(Editor's Note: While the start of the 2022 NFL Draft isn't until late-April, it's never too early to profile some of the key participants. The staff of DallasCowboys.com intends to preview the landscape of the draft's top prospects, with an emphasis on possible Cowboys draft picks – from the first round to the last. Today's featured player is Ohio State wide receiver Chris Olave.)
- Name: Chris Olave
- Position: WR
- College: Ohio State
- Height/Weight: 6-0 /187
- Did You Know? Olave caught 13 touchdown passes in 11 games last year to lead all Big Ten players. Scored a TD in all but two games in 2021.
Where He's Projected:
Running a 4.26 at the combine certainly helped Olave's stock. He wasn't the only player to run a blazing time, but coupled with his experience and stats at a high-level program, he's undoubtedly a first-round pick. The most interesting position in the NFL Draft this year is wide receiver. There are so many qualified players here, and it's going to come down to personal preference and need for many clubs. If a team is wanting an electric player that has great speed, quickness and route-running, then Olave will be high on the list, probably somewhere in the 12-20 range of being picked. The thing that hurts his stock somewhat is his lean build and lack of size. And that was one of the things that might have hurt CeeDee Lamb in the 2020 draft. But many NFL receivers are somewhat thin and can develop into a pro-style body. Olave at least his elite quickness and explosiveness and can step right into an offense and be the No. 2 receiver, if not higher than that.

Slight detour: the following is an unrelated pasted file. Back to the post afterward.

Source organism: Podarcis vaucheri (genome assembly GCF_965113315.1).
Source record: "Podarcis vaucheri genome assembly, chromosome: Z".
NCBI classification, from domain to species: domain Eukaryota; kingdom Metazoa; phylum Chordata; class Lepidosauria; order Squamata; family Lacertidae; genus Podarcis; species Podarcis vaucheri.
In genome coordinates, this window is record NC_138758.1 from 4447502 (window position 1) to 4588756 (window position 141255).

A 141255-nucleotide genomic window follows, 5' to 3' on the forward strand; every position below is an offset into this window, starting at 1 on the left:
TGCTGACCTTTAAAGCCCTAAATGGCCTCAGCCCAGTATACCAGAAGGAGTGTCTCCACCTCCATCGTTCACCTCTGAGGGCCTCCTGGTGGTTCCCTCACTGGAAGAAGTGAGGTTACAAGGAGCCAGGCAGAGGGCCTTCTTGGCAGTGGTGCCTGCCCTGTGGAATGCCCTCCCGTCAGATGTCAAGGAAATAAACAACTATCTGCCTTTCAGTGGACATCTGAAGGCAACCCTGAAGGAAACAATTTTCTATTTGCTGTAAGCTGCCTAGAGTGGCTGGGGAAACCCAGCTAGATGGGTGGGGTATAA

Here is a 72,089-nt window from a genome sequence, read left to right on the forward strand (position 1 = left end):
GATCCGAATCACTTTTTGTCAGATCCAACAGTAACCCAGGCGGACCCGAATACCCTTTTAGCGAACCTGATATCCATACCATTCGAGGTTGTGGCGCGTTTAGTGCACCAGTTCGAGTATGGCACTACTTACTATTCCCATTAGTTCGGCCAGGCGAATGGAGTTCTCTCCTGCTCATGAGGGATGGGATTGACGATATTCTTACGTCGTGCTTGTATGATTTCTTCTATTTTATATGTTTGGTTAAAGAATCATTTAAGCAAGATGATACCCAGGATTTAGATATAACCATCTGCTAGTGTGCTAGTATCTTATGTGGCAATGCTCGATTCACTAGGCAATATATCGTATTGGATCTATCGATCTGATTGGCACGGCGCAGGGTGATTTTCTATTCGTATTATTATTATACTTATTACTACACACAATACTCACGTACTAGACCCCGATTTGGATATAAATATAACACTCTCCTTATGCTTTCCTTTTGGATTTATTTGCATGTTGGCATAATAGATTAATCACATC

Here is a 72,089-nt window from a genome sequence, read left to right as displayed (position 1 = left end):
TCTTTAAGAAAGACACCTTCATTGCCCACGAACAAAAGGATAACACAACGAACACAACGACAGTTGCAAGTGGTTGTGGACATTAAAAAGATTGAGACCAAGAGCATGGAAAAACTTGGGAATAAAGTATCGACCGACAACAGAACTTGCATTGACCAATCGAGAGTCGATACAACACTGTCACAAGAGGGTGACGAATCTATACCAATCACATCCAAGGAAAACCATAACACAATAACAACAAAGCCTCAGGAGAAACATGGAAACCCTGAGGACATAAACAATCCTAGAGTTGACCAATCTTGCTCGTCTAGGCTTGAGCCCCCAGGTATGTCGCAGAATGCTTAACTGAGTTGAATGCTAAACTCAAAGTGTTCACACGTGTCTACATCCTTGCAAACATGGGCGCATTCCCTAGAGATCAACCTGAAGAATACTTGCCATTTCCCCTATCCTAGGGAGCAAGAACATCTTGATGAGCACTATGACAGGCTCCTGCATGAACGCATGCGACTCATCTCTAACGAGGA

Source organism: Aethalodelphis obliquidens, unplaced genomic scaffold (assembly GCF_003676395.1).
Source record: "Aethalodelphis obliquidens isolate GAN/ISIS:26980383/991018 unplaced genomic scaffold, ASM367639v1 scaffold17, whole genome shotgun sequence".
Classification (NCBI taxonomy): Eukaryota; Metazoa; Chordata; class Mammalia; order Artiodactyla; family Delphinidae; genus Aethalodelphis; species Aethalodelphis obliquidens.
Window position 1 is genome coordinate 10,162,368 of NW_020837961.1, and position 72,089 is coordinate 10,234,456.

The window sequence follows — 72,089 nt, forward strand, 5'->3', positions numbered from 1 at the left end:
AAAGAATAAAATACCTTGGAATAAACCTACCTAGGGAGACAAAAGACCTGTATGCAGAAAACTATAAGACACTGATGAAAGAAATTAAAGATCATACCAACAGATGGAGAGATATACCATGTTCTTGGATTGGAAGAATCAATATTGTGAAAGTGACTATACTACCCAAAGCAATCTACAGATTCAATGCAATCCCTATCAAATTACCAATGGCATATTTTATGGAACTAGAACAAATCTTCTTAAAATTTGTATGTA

How He Helps The Cowboys:
What team doesn't need playmakers? The Cowboys lost Amari Cooper and although CeeDee Lamb shifts over to the No. 1 spot and Michael Gallup will certainly contribute when healthy, the Cowboys are always going to need more threats – especially the ones that can stretch the field. That's the part of Olave's game that is makes him so valuable. Not only does he have the route-running ability to get open and get by the defender, but has that speed to separate. Adding a top-level receiver would theoretically create a core nucleus of young, talented receivers that will be around for a few years together.
Kyle Youmans' Report: One of the more electrifying receivers in college football this year with the ability to win on all three levels. Deep threat ability and his speed over the middle are both things that stand out when he has some space (which is usually a lot). Not going to win in traffic a ton with his size, but it's surprising on film how much he can elevate and pinpoint the football.